UG must be de-politicized

Dear Editor,

There is no doubt that Mr Frederick Kissoon has done the bulk of the work in exposing the corruption of the ruling PPP in Guyana. Equally important he has shown unequivocally that UG lacks the basic infrastructure and capabilities to be a valuable tertiary educational institution that can lead Guyana in the age of science and technology.

UG is a political football for the two main political parties, PPP and PNC, which the PPP now controls. Mr Kissoon’s criticisms have drawn attacks from the PPP, the media outlets controlled by the PPP and curiously now from even his own publisher. The PPP is boldly attempting to remove their main critic, Mr Kissoon, as the PNC did with Dr W Rodney. This is the gravity of the situation.

At no time, in the past, did Mr Kissoon receive support from the UG administration and academics even when he outlined all the damage done to the university during the tenure of a former Vice-Chancellor of UG, Dr James Rose.

In fact, there was strong support from the deans and academics (including PNC parliamentarians) for the former Vice-Chancellor of UG.

The surprising awakening of the UG administrative and academic communities alike in calling for the rescinding of the termination (and rightfully so) of Mr Frederick Kissoon may well be because that the next person to suffer political firing is Mr Vincent Alexander, the former PNC executive.

He has been totally silent during the decline of UG under Dr Rose when his public mandate was to advocate the interests of women and youths.

The PPP and PNC have both always used ‘race’ to access power and in the case of UG bare-faced enough to neglect education for each successive generation of Guyanese regardless of ‘race.’ It is mainly children of the Guyanese working class who attend UG and have to pay for this destructive governance with declining education standards and facilities. (Dr S Beharry had written two letters in the local dailies appealing to Mr Alexander to act on behalf of the students.)

How will students view UG administrators and academics who were silent during the demise of UG under a former Vice-Chancellor but now have suddenly become supportive of Mr Kissoon whom they view with trepidation for exposing the poor treatment of students?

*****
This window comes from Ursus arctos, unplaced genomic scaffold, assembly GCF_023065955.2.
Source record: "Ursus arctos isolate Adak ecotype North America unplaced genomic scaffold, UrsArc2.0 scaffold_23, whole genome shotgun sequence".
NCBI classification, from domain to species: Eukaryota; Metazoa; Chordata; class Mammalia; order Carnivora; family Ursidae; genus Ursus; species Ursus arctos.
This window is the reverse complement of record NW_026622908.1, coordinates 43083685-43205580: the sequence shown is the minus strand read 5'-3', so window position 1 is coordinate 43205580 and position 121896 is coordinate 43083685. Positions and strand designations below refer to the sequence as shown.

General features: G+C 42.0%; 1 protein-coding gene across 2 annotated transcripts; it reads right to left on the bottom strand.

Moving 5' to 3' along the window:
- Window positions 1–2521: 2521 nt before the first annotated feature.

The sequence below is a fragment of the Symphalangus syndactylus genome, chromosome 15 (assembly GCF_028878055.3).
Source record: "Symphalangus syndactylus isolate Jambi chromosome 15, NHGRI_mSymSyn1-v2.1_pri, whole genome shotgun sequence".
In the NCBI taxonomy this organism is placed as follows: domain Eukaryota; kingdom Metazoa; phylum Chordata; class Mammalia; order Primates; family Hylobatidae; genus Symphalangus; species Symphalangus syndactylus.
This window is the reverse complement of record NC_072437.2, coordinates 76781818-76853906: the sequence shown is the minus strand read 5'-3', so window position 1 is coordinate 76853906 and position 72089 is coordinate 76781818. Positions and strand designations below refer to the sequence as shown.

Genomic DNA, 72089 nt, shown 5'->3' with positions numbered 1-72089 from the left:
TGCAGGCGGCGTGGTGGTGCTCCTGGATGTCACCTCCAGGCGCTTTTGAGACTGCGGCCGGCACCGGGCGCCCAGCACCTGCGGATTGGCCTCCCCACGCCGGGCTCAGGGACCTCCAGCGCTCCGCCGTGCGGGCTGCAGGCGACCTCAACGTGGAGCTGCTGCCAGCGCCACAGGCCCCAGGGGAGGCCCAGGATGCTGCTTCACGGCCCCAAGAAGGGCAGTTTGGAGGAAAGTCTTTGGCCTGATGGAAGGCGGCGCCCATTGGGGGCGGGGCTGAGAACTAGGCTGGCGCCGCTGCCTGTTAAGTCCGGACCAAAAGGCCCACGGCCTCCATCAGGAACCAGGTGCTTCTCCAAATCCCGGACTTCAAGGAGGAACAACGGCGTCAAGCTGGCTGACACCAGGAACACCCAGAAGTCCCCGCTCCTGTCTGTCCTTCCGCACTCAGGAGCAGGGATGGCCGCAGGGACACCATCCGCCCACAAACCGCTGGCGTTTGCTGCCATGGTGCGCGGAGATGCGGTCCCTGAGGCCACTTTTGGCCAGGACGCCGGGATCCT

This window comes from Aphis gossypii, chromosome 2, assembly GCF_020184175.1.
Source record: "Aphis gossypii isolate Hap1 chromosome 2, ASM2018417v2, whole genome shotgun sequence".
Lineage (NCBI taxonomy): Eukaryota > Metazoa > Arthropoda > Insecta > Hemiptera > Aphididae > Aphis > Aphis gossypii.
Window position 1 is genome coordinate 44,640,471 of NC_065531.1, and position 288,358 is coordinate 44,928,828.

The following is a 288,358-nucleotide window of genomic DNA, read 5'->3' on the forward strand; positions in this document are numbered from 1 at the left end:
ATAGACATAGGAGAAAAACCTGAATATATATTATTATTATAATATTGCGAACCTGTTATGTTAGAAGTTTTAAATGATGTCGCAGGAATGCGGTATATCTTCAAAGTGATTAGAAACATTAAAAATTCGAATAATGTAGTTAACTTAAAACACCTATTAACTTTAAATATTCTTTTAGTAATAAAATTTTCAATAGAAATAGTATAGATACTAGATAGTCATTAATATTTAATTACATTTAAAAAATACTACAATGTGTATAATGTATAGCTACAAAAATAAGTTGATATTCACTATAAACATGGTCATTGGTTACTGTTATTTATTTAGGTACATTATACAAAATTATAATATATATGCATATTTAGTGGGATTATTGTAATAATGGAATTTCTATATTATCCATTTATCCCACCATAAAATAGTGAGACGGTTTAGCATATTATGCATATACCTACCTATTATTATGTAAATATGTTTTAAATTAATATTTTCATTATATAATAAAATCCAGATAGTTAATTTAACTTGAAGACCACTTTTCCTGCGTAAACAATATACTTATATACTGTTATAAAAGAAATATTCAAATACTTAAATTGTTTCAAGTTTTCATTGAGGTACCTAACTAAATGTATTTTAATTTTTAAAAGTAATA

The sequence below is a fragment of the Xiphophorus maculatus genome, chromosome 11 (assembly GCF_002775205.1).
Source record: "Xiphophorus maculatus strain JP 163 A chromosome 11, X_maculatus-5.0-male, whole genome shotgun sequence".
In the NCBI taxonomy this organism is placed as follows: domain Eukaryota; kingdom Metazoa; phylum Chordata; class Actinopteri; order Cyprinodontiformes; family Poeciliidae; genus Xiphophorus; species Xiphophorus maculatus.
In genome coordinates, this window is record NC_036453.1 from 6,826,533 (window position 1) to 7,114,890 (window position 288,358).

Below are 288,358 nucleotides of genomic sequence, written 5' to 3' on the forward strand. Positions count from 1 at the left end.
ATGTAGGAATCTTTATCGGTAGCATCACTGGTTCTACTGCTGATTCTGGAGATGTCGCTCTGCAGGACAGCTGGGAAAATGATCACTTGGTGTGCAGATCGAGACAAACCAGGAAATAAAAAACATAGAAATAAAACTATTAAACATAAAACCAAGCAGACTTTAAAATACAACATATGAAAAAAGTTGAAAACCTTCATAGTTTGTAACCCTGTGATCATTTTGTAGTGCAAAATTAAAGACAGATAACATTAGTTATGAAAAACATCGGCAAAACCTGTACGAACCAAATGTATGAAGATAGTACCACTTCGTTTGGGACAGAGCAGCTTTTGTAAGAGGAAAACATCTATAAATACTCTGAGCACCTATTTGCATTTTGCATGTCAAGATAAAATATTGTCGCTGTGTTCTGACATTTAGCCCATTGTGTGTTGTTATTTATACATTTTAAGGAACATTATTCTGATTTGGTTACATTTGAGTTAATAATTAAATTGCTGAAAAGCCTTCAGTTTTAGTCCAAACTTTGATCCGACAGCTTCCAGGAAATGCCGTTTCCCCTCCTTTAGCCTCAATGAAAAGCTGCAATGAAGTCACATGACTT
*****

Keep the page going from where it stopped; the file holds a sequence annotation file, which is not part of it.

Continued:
Will some students see the administration and academic support as another farcical move? What did the last Vice-Chancellor do that has improved the university’s status?

It was without labs and facilities before and it is still without anything. Will the university be used for more entrapment propaganda from the PPP’s LCDS act to follow? Is the administration laying the groundwork for the PPP’s LCDS at the students’ expense for infrastructural development and lab facilities?

Will they (PPP and PNC) want total changes in the university that will displace them from this comfortable political arrangement of privileges? These are only some of the players.

It seems that Mr Vincent Alexander’s pending termination more than all the work in exposing the PPP by Mr Kissoon has sparked the surprise awakening of some in the UG administration calling (rightfully so) for reinstating Mr Kissoon.

If each successive generation of students is being totally incapacitated by both the PPP and the ever silent PNC then they should make it clear that this cannot be tolerated any further. Instead of looking after their own plight it seems that this youth movement is disinterested in their own affairs but will march at length to have the candidate for Speaker position in parliament.

The students at UG and country-wide (independent of the administration and academics at UG) must call for an end to the political harassment and for the reinstatement of Mr Kissoon at UG as a lecturer, as well as for the total de-politicization of UG and the removal of Dr Prem Misir from the University Council.

In addition, youths must advocate the full reinstatement of Crichlow Labour College as an educational institution.  The students must make their own demands for a total change and total de-politicization of education be it at UG or elsewhere in the country.

This is the crystallization of the situation –it is now or maybe never.

Any demands short of this, are, as they say “same old – same old story” and all of Mr Kissoon’s exposures of the PPP dictatorial enforcements would be in vain.

Yours faithfully,
Anand Daljeet

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